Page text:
Riverkeeper prepares to fight EPA

Group wants river put on state's impaired waters list

The Shenandoah Riverkeeper is preparing to comment on the Virginia Department of Environmental Quality’s draft for the 2014 Integrated Report.

This biannual report, which includes the state’s list of impaired waters, has been an area of contention for Jeff Kelble, the acting Shenandoah Riverkeeper and president of Potomac Riverkeeper Inc.

Since 2010, Kelble and his staff have fought to get the Shenandoah River on that list due to the ongoing presence of algae.

Unhappy with the omission of the river from the 2012 list, the Riverkeeper — represented by Earthjustice — filed a notice of intent to sue the Environmental Protection Agency for “its failure to act” on the issue.

This notice gave the EPA 60 days to make a decision.

On Sept. 23, the Riverkeeper received a response in the form of letter from the EPA addressed to the state — as well as a statement of rationale — that the 2012 list and the Integrated Report would be approved.

According to the 2012 Integrated Report, portions of the Shenandoah River — the North Fork, South Fork and mainstream — were essentially designated as bodies of water that will “remain a priority for monitoring and assessment in the future.”

Although the EPA acknowledged, “the Riverkeeper’s information … warrants further investigation,” it asserted that the Riverkeeper did not “provide an adequate record” to the state in order for the EPA to “disapprove Virginia’s 2012 [list],” which did not include the Shenandoah River on the state’s list of impaired waters.

Despite this acknowledgement from the EPA, Kelble said that the Riverkeeper is not resting on the 2012 decision.

In terms of the EPA’s rationale, Kelble said, “I don’t believe there is legally sound reasoning. I don’t think it exists.”

Kelble said the Riverkeeper’s original submission to the state included member and citizen testimonies as well as an analysis documenting how often algae bloomed and where it occurred on the river.

According to Kelble, the algae appeared to be blooming everywhere and his organization felt it was sufficient evidence for the state.

The EPA reasoned, “due to the lack of methodology … [the state] categorized the Riverkeeper’s information as Level II Citizen monitoring data.”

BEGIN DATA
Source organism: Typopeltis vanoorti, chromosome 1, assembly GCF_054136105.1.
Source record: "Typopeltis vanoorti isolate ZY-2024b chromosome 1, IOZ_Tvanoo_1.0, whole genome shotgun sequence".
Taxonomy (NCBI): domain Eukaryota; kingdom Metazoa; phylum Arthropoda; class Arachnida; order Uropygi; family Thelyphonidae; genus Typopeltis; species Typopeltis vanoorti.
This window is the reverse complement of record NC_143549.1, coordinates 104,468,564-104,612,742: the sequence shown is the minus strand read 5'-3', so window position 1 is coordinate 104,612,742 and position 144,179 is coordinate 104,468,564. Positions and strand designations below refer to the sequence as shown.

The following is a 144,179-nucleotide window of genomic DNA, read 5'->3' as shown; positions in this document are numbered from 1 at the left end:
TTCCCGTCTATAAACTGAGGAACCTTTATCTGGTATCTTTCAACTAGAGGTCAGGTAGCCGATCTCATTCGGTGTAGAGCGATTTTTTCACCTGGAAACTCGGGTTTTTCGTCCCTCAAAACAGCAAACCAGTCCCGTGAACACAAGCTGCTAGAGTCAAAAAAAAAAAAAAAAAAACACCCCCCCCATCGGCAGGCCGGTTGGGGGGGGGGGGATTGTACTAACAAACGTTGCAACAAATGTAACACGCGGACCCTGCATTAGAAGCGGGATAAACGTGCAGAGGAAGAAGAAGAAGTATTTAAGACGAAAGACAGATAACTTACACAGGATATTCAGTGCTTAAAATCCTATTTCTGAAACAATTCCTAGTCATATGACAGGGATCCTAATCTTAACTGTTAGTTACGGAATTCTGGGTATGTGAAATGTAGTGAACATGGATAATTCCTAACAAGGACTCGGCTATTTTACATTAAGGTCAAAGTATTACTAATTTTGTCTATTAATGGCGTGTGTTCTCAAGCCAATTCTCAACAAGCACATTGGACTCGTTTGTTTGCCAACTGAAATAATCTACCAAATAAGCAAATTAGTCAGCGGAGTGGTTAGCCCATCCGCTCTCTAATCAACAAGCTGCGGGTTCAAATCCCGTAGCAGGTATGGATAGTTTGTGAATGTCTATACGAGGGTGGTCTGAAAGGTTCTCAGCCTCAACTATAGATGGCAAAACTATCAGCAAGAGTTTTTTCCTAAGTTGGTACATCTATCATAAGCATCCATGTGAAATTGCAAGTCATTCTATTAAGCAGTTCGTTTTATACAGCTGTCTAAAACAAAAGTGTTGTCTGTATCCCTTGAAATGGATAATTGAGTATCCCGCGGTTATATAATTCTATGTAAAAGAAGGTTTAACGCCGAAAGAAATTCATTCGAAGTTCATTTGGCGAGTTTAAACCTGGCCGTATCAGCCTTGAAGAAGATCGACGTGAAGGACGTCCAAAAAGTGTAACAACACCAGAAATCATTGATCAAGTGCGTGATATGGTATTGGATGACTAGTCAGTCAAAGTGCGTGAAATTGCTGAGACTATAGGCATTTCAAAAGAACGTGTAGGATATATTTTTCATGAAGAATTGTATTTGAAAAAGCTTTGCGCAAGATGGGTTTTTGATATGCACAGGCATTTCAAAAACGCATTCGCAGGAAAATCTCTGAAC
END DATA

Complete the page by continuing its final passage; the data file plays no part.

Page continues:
The state’s website notes that only citizen water quality data considered Level III could be used “to list or delist waters on … the Impaired Waters List.”

Level II data, on the other hand, is primarily used for assessment, educational and monitoring purposes.

The Riverkeeper’s updated submission for 2014 will include photographic evidence, scientific data and more testimonials from citizens and stakeholders, Kelble said.

“We spent two and a half years filling in photographic evidence from the river,” Kelble said.

According to Kelble, the Riverkeeper provided similar information to the EPA, but did not have it available for public commenting in 2012.

The draft for the 2014 Integrated Report will be made available for public comment on Dec. 15, according to John Kennedy, director of ecology at the Virginia Department of Environmental Quality.

This commenting period will run until Jan. 31, 2015. The final Integrated Report will be submitted to the EPA for approval.

The state had originally planned to release the draft on Aug. 25.

However, Kennedy said the state was told by the EPA to hold the release because “they were considering how they were going to … address the Riverkeeper’s concerns.”

Kennedy also mentioned that the draft for the 2014 Integrated Report contains the same designation for the Shenandoah River that the 2012 report did.

The reason for this designation, according to Kennedy, is that the state does not currently have the assessment methods and water quality standards concerning algae that relate to recreational use.

Kennedy said that the state is looking at and trying other methods to measure the extent of algal growth as well as its impact on the Shenandoah River.

In the Sept. 23 statement, the EPA noted that the agency and the state “have agreed to cooperate in a pilot study to develop the means to evaluate … algal growth in Virginia’s non-tidal waters.”

The EPA also noted that it funded $80,000 toward algal research to the Interstate Commission for the Potomac River Basin.

According to the EPA, the Potomac River Basin collected “algal cover data all throughout the summer of 2014.”

The EPA expects results and an assessment method from the Potomac River Basin study to be available for use by the state in early 2015.

In terms of the 2014 Integrated Report, Kennedy said the state is “really inviting the public to comment on this matter.”

On Jan. 8, the state will host a public webinar where the 2014 report will be summarized and people can submit more questions.

Kennedy added that the state will be considering all public comments and data concerning this draft as well as the issue of the Shenandoah River.

“What it comes down to,” Kennedy said, “is that if there is a problem, we want to know what is causing the problem.”

In terms of the Riverkeeper, Kelble said, “We are preparing as though we will still receive the same kind of responses that we got in 2012.”

Kelble added that, after their comments, the next few months will essentially be a waiting game for the organization.

“We will submit our information, wait for the response, analyze where we stand and decide where to go from there,” Kelble said.

Contact staff writer Kevin Green at 540-465-5137 ext. 155, or kgreen@nvdaily.com

Comment Policy

Print This Article

Shenandoah County

Local News